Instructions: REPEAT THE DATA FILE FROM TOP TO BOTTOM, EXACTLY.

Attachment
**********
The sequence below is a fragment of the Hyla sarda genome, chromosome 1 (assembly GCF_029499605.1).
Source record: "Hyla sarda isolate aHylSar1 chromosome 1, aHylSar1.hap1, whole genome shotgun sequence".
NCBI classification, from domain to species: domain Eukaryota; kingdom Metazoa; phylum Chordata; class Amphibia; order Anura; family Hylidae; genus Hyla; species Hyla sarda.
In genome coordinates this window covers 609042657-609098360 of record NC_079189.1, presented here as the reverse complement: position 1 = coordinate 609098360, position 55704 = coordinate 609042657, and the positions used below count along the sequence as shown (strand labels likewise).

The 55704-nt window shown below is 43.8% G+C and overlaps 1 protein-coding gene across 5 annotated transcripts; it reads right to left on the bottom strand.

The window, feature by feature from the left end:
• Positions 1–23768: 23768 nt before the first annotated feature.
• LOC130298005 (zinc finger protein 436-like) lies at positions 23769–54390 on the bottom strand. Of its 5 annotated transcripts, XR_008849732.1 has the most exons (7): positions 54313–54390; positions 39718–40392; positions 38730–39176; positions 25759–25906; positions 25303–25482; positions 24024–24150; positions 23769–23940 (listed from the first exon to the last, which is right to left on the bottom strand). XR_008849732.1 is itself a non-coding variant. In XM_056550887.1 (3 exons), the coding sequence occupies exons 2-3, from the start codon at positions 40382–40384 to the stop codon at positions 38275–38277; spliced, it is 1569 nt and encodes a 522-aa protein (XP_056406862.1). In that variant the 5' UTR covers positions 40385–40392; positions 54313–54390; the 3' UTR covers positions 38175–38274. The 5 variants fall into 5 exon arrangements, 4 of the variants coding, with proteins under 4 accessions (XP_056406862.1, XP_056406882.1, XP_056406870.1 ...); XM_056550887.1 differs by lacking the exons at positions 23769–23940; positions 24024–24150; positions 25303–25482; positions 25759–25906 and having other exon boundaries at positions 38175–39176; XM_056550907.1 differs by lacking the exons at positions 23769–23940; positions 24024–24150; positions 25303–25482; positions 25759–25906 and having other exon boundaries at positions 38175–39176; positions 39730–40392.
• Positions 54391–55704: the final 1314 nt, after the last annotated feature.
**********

The sequence below is a fragment of the Hyla sarda genome, chromosome 1 (assembly GCF_029499605.1).
Source record: "Hyla sarda isolate aHylSar1 chromosome 1, aHylSar1.hap1, whole genome shotgun sequence".
NCBI classification, from domain to species: domain Eukaryota; kingdom Metazoa; phylum Chordata; class Amphibia; order Anura; family Hylidae; genus Hyla; species Hyla sarda.
In genome coordinates this window covers 609042657-609098360 of record NC_079189.1, presented here as the reverse complement: position 1 = coordinate 609098360, position 55704 = coordinate 609042657, and the positions used below count along the sequence as shown (strand labels likewise).

The 55704-nt window shown below is 43.8% G+C and overlaps 1 protein-coding gene across 5 annotated transcripts; it reads right to left on the bottom strand.

The window, feature by feature from the left end:
• Positions 1–23768: 23768 nt before the first annotated feature.
• LOC130298005 (zinc finger protein 436-like) lies at positions 23769–54390 on the bottom strand. Of its 5 annotated transcripts, XR_008849732.1 has the most exons (7): positions 54313–54390; positions 39718–40392; positions 38730–39176; positions 25759–25906; positions 25303–25482; positions 24024–24150; positions 23769–23940 (listed from the first exon to the last, which is right to left on the bottom strand). XR_008849732.1 is itself a non-coding variant. In XM_056550887.1 (3 exons), the coding sequence occupies exons 2-3, from the start codon at positions 40382–40384 to the stop codon at positions 38275–38277; spliced, it is 1569 nt and encodes a 522-aa protein (XP_056406862.1). In that variant the 5' UTR covers positions 40385–40392; positions 54313–54390; the 3' UTR covers positions 38175–38274. The 5 variants fall into 5 exon arrangements, 4 of the variants coding, with proteins under 4 accessions (XP_056406862.1, XP_056406882.1, XP_056406870.1 ...); XM_056550887.1 differs by lacking the exons at positions 23769–23940; positions 24024–24150; positions 25303–25482; positions 25759–25906 and having other exon boundaries at positions 38175–39176; XM_056550907.1 differs by lacking the exons at positions 23769–23940; positions 24024–24150; positions 25303–25482; positions 25759–25906 and having other exon boundaries at positions 38175–39176; positions 39730–40392.
• Positions 54391–55704: the final 1314 nt, after the last annotated feature.